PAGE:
Traditional community resources for mental health: a report of temple healing from IndiaBMJ 2002; 325 doi: http://dx.doi.org/10.1136/bmj.325.7354.38 (Published 06 July 2002) Cite this as: BMJ 2002;325:38
- R Raguram, professor of psychiatry (firstname.lastname@example.org)a,
- A Venkateswaran, resident in psychiatrya,
- Jayashree Ramakrishna, additional professor of health educationa,
- Mitchell G Weiss, professor and head of departmentb
- aNational Institute of Mental Health and Neurosciences, Bangalore 560 029, India
- bDepartment of Public Health and Epidemiology, Swiss Tropical Institute, CH-4002 Basle, Switzerland
- Correspondence to: Dr Raguram
The use of complementary medicine and the traditional medicine of other cultures has been increasing in Europe and North America.3 Although less well documented, the use of complementary medicines and consultations with traditional healers is widely acknowledged in low income countries, such as India. Here too the limited availability of health services motivates the use of a wide range of alternative systems of care for various ailments, including mental illnesses4
In addition to herbal and other traditional medicines, healers and healing temples are seen as providing curative and restorative benefits. In India many people troubled by emotional distress or more serious mental illnesses go to Hindu, Muslim, Christian, and other religious centres. The healing power identified with these institutions may reside in the site itself, rather than in the religious leader or any medicines provided at the site. Studies of these healing sites have focused primarily on ethnographic accounts.5 Research has not systematically examined the psychiatric status of the people coming for help at these religious centres or the clinical impact of healing. It has focused primarily on possession and non-psychotic disorders, rather than serious psychotic illnesses.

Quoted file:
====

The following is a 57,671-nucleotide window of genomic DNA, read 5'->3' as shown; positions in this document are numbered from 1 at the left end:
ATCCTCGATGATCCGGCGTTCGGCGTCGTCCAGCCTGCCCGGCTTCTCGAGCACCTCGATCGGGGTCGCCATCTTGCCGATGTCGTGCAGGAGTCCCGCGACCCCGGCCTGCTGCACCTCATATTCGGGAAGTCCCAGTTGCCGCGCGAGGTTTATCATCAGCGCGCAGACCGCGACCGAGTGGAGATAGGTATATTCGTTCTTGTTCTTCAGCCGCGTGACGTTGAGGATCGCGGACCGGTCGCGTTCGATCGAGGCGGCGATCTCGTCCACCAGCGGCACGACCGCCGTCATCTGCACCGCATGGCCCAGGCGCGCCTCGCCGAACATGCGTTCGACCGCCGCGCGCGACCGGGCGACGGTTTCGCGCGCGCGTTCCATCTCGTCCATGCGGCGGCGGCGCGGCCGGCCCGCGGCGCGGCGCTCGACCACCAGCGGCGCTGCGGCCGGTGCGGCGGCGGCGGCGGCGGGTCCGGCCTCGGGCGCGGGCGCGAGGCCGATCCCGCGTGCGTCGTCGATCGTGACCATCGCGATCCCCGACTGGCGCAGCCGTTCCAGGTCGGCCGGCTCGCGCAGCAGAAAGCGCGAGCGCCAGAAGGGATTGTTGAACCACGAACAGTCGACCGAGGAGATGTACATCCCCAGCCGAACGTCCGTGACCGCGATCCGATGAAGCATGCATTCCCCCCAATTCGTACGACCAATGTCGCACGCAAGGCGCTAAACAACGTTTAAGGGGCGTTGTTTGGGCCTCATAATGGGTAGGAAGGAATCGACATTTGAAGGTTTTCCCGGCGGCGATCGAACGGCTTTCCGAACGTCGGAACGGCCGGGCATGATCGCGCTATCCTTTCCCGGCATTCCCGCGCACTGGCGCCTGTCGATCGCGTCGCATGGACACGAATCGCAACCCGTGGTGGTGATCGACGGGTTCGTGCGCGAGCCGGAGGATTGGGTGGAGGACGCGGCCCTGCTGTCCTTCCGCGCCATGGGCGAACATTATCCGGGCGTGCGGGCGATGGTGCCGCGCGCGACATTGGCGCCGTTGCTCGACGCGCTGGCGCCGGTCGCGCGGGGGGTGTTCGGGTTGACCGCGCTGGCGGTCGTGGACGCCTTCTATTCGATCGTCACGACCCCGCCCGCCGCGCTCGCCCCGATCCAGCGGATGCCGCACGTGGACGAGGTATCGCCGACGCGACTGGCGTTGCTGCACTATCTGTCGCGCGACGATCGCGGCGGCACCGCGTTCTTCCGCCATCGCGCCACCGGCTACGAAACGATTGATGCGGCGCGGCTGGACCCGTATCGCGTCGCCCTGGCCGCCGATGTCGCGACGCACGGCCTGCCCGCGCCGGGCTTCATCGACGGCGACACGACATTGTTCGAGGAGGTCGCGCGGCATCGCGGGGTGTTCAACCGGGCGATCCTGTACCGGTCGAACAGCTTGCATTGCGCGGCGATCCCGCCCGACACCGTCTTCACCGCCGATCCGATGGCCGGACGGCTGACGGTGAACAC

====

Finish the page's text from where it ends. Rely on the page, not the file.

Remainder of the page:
Yet people with serious psychotic illnesses do visit such healing temples in India,6 and understanding the role of these institutions may help with planning for community mental health services in underserved rural areas. We describe here the work of a Hindu healing temple in South India known as a source of help for people with serious mental disorders. We also tried to measure the clinical effectiveness of religious healing at this site.
Traditional community resources, including temple healing practices, are widely used in managing mental illnesses in India
This research shows that a brief stay at one healing temple in South India improved objective measures of clinical psychopathology